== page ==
FTX supervisors signed off payments with 'personalized emojis' in online chat platforms

FTX supervisors signed off payments with ‘personalized emojis’ in online chat platforms

Payments signed off with emojis in online chatrooms

International companies which handle transactions worth billions of dollars use strict protocols and procedures to keep everything above board.

Not FTX.

Payments were signed by supervisors using ‘personalized emojis’ in an ‘online ‘chat’ platform’, the filing states.

Explaining the process in formal terms, Ray writes: ‘The Debtors did not have the type of disbursement controls that I believe are appropriate for a business enterprise.

‘For example, employees of the FTX Group submitted payment requests through an on-line ‘chat’ platform where a disparate group of supervisors approved disbursements by responding with personalized emojis.’

He says the new leadership is now implementing proper payment approval processes.

Software used to conceal misuse of customer funds

At the heart of FTX’s collapse is the clandestine use of clients’ money to provide Alameda Research with loans worth billions of dollars.

The bankruptcy filing reveals ‘the use of software to conceal the misuse of customer funds’.

The finding means staff within FTX intentionally misused client money then tried to cover their tracks.

The new leadership also found ‘the secret exemption of Alameda from certain aspects of FTX.com’s auto-liquidation protocol, and ‘the absence of independent governance’ between Alameda and other parts of the FTX group.

Alameda was owned 90% by Mr Bankman-Fried and 10% by Mr Wang, the document states.

Bankman-Fried urged staff to use ‘self-destruct’ messaging apps

Bankman-Fried was hailed as an unorthodox business genius. The teetotal vegan slept four hours a night, usually on a beanbag in his office. His reptuation has been shattered by the collapse of FTX - and the bankruptcy filing outlines the unbridled chaos within his company.

Bankman-Fried was hailed as an unorthodox business genius. The teetotal vegan slept four hours a night, usually on a beanbag in his office. His reptuation has been shattered by the collapse of FTX – and the bankruptcy filing outlines the unbridled chaos within his company.

‘One of the most pervasive failures of the FTX.com business in particular is the absence of lasting records of decision-making.’

Ray’s blistering criticism of the record-keeping at FTX is damning.

He adds: ‘Mr. Bankman-Fried often communicated by using applications that were set to auto-delete after a short period of time, and encouraged employees to do the same.’

In what can be perceived as a pointed criticism of the chaos, he adds simply: ‘The Debtors are writing things down.’

He also explains how ‘the FTX Group did not keep appropriate books and records, or security controls, with respect to its digital assets’.

Ray repeatedly says he does ‘not have confidence’ in the information and accounts provided to him.

HR so bad it’s not clear who even worked for FTX

Human resources within the FTX group of companies, including Alameda, is so chaotic that the experts brought in to manage the bankruptcy haven’t even been able to draw up a complete list of who works there.

The bankruptcy filing explains: ‘The FTX Group’s approach to human resources combined employees of various entities and outside contractors, with unclear records and lines of responsibility.

‘At this time, the Debtors have been unable to prepare a complete list of who worked for the FTX Group as of the Petition Date, or the terms of their employment.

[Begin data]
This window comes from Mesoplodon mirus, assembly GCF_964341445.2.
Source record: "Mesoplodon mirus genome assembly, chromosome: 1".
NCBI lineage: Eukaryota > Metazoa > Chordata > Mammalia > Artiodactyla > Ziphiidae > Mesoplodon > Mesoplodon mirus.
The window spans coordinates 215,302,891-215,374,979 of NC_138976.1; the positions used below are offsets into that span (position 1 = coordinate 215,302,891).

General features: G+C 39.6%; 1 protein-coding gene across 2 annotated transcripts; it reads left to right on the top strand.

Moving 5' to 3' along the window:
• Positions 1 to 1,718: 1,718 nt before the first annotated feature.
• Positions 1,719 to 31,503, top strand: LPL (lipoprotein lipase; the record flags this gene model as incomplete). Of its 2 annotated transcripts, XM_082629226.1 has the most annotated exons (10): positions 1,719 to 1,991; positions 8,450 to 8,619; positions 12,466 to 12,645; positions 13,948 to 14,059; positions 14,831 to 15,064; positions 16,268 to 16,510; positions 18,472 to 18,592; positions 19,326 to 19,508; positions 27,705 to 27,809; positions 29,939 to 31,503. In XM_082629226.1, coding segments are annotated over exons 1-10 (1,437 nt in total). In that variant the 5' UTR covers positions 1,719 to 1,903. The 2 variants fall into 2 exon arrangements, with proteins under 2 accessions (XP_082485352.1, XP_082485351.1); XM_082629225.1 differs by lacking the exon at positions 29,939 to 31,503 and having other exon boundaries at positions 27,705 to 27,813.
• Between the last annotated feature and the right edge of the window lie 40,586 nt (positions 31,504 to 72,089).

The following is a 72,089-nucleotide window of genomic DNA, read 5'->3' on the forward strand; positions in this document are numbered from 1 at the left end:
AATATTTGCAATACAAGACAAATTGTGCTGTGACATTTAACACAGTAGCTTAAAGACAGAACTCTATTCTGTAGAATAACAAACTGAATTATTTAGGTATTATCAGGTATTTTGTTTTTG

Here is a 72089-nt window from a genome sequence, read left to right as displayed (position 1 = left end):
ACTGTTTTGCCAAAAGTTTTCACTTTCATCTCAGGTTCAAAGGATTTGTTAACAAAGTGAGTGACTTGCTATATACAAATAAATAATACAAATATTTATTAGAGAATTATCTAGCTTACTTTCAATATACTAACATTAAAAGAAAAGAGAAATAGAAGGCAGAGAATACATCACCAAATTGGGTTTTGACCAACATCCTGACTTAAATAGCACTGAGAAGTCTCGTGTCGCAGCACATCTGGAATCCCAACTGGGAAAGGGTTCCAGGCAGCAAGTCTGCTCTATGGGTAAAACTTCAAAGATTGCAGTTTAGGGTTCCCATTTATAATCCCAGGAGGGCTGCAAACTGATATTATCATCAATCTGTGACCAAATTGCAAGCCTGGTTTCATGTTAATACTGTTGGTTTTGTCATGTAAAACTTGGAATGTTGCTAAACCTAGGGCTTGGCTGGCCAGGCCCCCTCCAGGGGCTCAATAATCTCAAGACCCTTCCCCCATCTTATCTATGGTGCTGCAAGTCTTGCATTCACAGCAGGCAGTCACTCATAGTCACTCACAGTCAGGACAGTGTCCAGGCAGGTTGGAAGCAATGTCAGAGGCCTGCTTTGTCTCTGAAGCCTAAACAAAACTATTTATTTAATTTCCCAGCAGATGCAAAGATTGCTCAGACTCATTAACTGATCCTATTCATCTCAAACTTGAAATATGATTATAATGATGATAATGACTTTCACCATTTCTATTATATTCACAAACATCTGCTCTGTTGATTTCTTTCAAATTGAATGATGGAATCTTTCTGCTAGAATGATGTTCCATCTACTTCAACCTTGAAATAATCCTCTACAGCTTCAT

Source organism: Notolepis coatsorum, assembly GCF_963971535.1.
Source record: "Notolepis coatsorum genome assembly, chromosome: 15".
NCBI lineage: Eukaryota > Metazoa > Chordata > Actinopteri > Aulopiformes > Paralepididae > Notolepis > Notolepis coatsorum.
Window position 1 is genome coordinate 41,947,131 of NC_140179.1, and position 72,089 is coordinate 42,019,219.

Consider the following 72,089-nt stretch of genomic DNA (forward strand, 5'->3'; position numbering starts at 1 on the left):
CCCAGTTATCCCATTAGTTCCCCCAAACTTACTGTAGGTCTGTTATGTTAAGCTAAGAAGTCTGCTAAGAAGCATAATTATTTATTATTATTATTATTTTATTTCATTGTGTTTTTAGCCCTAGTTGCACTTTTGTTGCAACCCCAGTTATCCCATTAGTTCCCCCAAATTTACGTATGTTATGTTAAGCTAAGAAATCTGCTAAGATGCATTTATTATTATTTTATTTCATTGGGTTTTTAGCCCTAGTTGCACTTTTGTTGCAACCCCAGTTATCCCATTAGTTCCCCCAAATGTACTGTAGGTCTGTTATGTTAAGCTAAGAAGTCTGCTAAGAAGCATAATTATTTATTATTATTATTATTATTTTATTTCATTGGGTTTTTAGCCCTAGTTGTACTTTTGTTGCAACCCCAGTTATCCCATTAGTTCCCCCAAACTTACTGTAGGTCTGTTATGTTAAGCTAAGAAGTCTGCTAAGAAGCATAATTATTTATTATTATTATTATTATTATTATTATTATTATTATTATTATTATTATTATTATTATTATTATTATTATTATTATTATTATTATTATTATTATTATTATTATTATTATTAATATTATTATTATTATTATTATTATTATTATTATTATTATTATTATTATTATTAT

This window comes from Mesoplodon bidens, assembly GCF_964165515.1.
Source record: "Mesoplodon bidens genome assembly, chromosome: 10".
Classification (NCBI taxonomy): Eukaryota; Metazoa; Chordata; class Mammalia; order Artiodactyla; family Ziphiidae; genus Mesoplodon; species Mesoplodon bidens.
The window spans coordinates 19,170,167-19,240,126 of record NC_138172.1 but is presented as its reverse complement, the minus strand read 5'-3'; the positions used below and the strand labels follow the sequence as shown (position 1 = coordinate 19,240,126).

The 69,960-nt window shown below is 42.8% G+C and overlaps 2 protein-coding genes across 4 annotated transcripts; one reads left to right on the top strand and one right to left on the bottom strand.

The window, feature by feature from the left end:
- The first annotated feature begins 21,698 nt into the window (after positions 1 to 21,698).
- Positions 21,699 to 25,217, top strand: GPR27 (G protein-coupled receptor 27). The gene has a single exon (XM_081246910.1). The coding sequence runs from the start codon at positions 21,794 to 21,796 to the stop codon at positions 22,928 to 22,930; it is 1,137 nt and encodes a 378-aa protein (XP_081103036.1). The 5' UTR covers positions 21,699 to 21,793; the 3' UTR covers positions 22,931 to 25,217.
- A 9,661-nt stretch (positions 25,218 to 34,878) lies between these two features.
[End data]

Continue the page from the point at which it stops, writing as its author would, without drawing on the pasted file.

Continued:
‘Repeated attempts to locate certain presumed employees to confirm their status have been unsuccessful to date.’

The assessment is yet more evidence of the chaotic and careless approach to important internal processes.

‘Biggest failure of corporate controls I’ve ever seen’

John J. Ray III, the man appointed to guide FTX through its bankruptcy, has managed the fallout from from some of the largest corporate failures in history.

But even this veteran executive, who has over 40 years of legal and restructuring experience, has never seen ‘such a complete failure of corporate controls’.

The newly-appointed CEO of FTX opened the bankruptcy proceedings with an assessment so damning that it is hard to comprehend how FTX was able to survive for as long as it did.

Ray, who played a key role in fighting the Enron scandal, said in the filing: ‘Never in my career have I seen such a complete failure of corporate controls and such a complete absence of trustworthy financial information as occurred here.’

Billions of dollars in crypto missing

Bankman-Fried recently claimed FTX.com held crypto tokens worth $5.5 billion.

The bankruptcy filing states the company’s crypto assets are worth just $659,000.

In total, the team behind the bankruptcy process has unearthed only $740 million of cryptocurrency – ‘only a fraction of the digital assets’ they hoped to recover.

That crypto has been moved into ‘cold wallets’ that are more secure because they are held on platforms not connected to the interest.

The sum falls disastrously short of what was expected – and what is owed to investors.

Ray also notes that on the day bankruptcy was filed, at least $372 million of unauthorized crypto transfers were made out of the firm’s accounts.

On the same day, an ‘unauthorized source’ also minted $300 million of FTT tokens, the digital token issued by FTX, similar to cryptocurrencies like bitcoin.

It raises the obvious question: Where on earth are the missing billions?

Unsecured email accounts to handle ‘critically sensitive data’

The lax approach to security processes is highlighted by FTX’s use of an unsecured group email account to ‘access confidential private keys and critically sensitive data for the FTX Group companies around the world’.

Ray explains: ‘The FTX Group did not keep appropriate books and records, or security controls, with respect to its digital assets.’

He describes the use of unsecured emails as one of a series of ‘unacceptable management practices’.